An ACLU lawsuit seeks to block the targeting of radical cleric Anwar al-Awlaki
The American Civil Liberties Union is challenging the Obama administration's alleged inclusion of a radical, Yemen-based cleric on a "kill list" of foreign terrorists. What makes this case particularly salient is that the cleric, al Qaeda propagandist Anwar al-Awlaki, is an American citizen. Can the United States target one of its citizens without, at a minimum, due process? In this situation, legal experts say, citizenship provides no protection--and, in any event, the facts of the ACLU's case are unlikely to even get a full court hearing.
U.S. officials say al-Awlaki is linked to, among other incidents, the Fort Hood shooting in Texas and the would-be underwear bomber of last Christmas. CIA chief Leon Panetta, in a television interview this summer, noted that al-Awlaki is "first and foremost a terrorist, and we're going to treat him like a terrorist."
The ACLU suit, filed last week in federal court, relies heavily on media reports that officials early this year put al-Awlaki on a terrorist "kill list" that permits the use of lethal force "without charge, trial, or conviction." Moreover, the suit says that the process gives officials "sweeping authority to impose extrajudicial death sentences in violation of the Constitution and international law." Both the Justice Department and the CIA insist that the actions are legal. "This agency acts in strict accord with American law," says Marie Harf, a CIA spokesperson.
The case raises related legal questions about the use of armed drones, one of the most controversial (and, say officials, effective) counterterrorism programs, beyond the conventionally defined limits of a battlefield. Perhaps most importantly, says John Radsan, a law professor and former CIA assistant general counsel, "this case brings into sharp focus a central legal question: Does membership in al Qaeda subject someone to the laws of armed conflict?"
But legal experts don't expect the courts to agree to hear the case. "If a lawsuit is inevitably going to lead to the disclosure of classified information, then the courts usually don't get involved in hearing it," says Robert Turner, who heads the Center for National Security Law at the University of Virginia.
In some instances, the government must go to court and invoke the "state secrets privilege," a move that has quashed more than a dozen terrorism or intelligence-related lawsuits since the 9/11 attacks. Other times, the courts rule on procedural grounds that the plaintiffs, in this case both the ACLU and al-Awlaki's father, a Yemeni citizen, lack legal standing. "I think the ACLU has filed this case to prompt more public and legal debate about the drone program, which has not received, in their minds, the attention that it should," Radsan says.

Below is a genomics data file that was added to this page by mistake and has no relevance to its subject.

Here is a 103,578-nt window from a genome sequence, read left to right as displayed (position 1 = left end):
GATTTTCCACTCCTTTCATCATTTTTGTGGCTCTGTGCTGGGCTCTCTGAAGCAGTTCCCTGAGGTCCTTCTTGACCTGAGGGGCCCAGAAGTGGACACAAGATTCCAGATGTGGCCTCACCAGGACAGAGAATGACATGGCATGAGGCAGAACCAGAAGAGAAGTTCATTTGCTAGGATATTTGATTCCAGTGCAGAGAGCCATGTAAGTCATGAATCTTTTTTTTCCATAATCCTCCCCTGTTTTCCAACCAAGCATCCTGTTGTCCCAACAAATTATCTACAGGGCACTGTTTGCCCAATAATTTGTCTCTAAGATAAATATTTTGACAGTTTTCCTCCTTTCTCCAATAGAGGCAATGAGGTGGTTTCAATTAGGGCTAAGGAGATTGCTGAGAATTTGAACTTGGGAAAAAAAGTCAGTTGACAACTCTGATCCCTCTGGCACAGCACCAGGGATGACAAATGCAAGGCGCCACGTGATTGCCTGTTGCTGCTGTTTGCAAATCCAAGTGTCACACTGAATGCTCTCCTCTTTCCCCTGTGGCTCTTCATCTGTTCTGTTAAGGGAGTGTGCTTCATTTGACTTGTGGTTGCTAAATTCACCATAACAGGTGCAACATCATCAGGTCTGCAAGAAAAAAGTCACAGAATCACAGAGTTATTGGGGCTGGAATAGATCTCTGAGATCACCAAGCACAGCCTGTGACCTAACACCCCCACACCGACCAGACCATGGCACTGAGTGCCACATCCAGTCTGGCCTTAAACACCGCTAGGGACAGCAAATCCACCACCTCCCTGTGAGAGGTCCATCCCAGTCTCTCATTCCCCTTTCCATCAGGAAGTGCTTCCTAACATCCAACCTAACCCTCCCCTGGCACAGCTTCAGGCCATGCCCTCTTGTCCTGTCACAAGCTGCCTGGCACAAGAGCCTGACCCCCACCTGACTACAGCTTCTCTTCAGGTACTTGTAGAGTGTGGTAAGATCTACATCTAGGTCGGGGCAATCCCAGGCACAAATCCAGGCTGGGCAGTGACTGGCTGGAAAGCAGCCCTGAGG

The drone program has attracted neither the scrutiny nor the outrage directed at the detention of suspected terrorists at Guantánamo Bay, though the legal pillars supporting both programs are closely related. International and domestic law allows for the use of lethal force against groups and individuals that pose a threat.
Following the 9/11 attacks, Congress approved the use of militaryforce against the al Qaeda network and since then suspected al Qaeda figures have been killed by CIA drone strikes in Pakistan and Yemen. The CIA and the Justice Department both maintain the legality of the drone program, which is not formally acknowledged by the government, but is often discussed unofficially. Indeed, it has been called one of the CIA's least secret operations.
In a rare and carefully worded public defense, State Department Legal Adviser Harold Koh told the annual convention of the American Society of International Law in March that "U.S. targeting practices, including lethal operations conducted with the use of unmanned aerial vehicles, comply with all applicable law, including the laws of war."
Anticipating the kind of legal challenges raised in the suit filed this week, Koh noted that "some have suggested that the very act of targeting a particular leader of an enemy force in an armed conflict must violate the laws of war. But individuals who are part of such an armed group are belligerents and, therefore, lawful targets under international law. "Given that legal justification, says Turner, al-Awlaki "has the same rights as a private in the German Panzer Corps during the Second World War--he's got the right to wave the white flag and surrender or continue fighting."
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